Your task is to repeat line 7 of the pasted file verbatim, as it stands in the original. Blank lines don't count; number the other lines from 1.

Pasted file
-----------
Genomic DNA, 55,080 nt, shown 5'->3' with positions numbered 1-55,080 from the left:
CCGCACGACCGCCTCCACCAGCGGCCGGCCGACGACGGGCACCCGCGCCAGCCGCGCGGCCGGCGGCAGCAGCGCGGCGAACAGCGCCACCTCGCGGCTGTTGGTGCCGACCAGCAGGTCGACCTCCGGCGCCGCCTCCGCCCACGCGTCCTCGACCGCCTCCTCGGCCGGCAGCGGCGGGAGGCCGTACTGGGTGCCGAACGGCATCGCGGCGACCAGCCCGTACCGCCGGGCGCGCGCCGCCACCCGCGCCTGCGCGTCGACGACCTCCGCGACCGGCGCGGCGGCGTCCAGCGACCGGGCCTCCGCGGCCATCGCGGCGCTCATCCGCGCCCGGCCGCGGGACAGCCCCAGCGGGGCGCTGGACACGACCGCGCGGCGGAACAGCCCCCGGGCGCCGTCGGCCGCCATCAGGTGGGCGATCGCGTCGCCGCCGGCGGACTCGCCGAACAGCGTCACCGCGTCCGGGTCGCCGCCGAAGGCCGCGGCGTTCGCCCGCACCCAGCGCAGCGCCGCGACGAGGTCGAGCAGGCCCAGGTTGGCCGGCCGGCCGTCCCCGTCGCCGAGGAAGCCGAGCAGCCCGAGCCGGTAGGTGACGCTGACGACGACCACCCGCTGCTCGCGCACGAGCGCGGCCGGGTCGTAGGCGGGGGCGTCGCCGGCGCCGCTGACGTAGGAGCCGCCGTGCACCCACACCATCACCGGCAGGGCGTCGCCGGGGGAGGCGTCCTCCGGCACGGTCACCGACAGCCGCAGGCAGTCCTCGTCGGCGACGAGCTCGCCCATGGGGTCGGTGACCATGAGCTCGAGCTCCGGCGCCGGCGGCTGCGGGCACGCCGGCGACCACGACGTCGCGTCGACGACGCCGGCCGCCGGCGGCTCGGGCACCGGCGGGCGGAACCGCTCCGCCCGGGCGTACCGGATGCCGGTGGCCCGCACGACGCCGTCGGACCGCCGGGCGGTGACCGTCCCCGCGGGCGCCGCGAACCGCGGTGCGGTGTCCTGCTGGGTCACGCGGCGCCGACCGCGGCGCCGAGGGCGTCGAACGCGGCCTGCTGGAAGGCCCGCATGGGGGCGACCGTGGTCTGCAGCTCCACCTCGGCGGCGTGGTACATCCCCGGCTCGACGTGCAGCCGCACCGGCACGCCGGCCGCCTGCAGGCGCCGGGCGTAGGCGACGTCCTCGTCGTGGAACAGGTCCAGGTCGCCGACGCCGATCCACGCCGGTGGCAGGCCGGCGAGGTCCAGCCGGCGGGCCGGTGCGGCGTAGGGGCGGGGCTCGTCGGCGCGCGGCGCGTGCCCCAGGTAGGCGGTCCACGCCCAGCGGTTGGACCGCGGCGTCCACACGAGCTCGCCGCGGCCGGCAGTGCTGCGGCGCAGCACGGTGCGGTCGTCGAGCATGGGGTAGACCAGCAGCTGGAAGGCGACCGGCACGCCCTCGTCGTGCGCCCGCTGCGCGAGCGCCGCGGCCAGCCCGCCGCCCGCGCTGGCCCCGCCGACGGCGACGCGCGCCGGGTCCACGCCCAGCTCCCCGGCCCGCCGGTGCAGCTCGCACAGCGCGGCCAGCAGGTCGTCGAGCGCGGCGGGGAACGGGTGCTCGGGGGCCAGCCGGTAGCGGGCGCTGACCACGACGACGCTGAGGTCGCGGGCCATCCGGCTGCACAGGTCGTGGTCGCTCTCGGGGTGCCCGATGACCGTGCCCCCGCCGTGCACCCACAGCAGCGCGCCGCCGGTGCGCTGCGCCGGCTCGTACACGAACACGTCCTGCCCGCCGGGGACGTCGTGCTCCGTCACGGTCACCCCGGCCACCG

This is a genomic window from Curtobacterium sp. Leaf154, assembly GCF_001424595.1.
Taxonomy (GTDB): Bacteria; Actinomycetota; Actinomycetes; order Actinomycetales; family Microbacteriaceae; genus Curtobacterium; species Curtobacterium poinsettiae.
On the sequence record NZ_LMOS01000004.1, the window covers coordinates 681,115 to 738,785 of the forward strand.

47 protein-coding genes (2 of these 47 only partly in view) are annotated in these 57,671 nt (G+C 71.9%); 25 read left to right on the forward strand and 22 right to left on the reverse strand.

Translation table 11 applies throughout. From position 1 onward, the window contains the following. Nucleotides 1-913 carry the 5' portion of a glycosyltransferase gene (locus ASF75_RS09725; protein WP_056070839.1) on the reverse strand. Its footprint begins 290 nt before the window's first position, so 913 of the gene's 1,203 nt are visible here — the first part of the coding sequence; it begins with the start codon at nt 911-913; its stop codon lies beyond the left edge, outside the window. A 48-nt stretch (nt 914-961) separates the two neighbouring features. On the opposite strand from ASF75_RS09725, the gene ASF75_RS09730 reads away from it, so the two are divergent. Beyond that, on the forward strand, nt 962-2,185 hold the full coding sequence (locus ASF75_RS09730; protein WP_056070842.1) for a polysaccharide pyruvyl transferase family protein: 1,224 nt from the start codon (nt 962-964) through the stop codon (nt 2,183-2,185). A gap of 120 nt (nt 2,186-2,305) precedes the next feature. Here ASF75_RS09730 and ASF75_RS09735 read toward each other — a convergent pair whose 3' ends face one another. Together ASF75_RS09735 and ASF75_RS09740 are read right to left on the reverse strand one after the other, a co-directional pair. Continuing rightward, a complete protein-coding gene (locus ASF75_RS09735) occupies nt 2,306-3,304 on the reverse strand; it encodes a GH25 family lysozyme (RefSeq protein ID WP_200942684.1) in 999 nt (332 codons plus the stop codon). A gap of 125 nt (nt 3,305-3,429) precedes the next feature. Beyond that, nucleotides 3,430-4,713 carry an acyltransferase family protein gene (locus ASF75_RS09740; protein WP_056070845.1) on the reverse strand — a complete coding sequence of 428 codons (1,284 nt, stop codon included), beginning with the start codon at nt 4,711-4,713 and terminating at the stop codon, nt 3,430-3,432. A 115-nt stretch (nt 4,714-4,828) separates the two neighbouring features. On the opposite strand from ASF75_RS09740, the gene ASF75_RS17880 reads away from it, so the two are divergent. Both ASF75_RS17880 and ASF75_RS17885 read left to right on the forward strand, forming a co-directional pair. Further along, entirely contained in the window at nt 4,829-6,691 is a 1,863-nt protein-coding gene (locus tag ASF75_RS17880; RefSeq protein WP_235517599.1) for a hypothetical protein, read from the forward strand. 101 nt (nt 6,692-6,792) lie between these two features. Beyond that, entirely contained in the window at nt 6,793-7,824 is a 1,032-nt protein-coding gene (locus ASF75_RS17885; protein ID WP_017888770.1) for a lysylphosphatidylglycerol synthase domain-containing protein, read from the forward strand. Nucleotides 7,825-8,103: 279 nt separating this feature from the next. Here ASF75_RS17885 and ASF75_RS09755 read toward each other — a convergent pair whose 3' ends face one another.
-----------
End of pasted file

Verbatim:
Translation table 11 applies throughout. From position 1 onward, the window contains the following. Nucleotides 1-913 carry the 5' portion of a glycosyltransferase gene (locus ASF75_RS09725; protein WP_056070839.1) on the reverse strand. Its footprint begins 290 nt before the window's first position, so 913 of the gene's 1,203 nt are visible here — the first part of the coding sequence; it begins with the start codon at nt 911-913; its stop codon lies beyond the left edge, outside the window. A 48-nt stretch (nt 914-961) separates the two neighbouring features. On the opposite strand from ASF75_RS09725, the gene ASF75_RS09730 reads away from it, so the two are divergent. Beyond that, on the forward strand, nt 962-2,185 hold the full coding sequence (locus ASF75_RS09730; protein WP_056070842.1) for a polysaccharide pyruvyl transferase family protein: 1,224 nt from the start codon (nt 962-964) through the stop codon (nt 2,183-2,185). A gap of 120 nt (nt 2,186-2,305) precedes the next feature. Here ASF75_RS09730 and ASF75_RS09735 read toward each other — a convergent pair whose 3' ends face one another. Together ASF75_RS09735 and ASF75_RS09740 are read right to left on the reverse strand one after the other, a co-directional pair. Continuing rightward, a complete protein-coding gene (locus ASF75_RS09735) occupies nt 2,306-3,304 on the reverse strand; it encodes a GH25 family lysozyme (RefSeq protein ID WP_200942684.1) in 999 nt (332 codons plus the stop codon). A gap of 125 nt (nt 3,305-3,429) precedes the next feature. Beyond that, nucleotides 3,430-4,713 carry an acyltransferase family protein gene (locus ASF75_RS09740; protein WP_056070845.1) on the reverse strand — a complete coding sequence of 428 codons (1,284 nt, stop codon included), beginning with the start codon at nt 4,711-4,713 and terminating at the stop codon, nt 3,430-3,432. A 115-nt stretch (nt 4,714-4,828) separates the two neighbouring features. On the opposite strand from ASF75_RS09740, the gene ASF75_RS17880 reads away from it, so the two are divergent. Both ASF75_RS17880 and ASF75_RS17885 read left to right on the forward strand, forming a co-directional pair. Further along, entirely contained in the window at nt 4,829-6,691 is a 1,863-nt protein-coding gene (locus tag ASF75_RS17880; RefSeq protein WP_235517599.1) for a hypothetical protein, read from the forward strand. 101 nt (nt 6,692-6,792) lie between these two features. Beyond that, entirely contained in the window at nt 6,793-7,824 is a 1,032-nt protein-coding gene (locus ASF75_RS17885; protein ID WP_017888770.1) for a lysylphosphatidylglycerol synthase domain-containing protein, read from the forward strand. Nucleotides 7,825-8,103: 279 nt separating this feature from the next. Here ASF75_RS17885 and ASF75_RS09755 read toward each other — a convergent pair whose 3' ends face one another.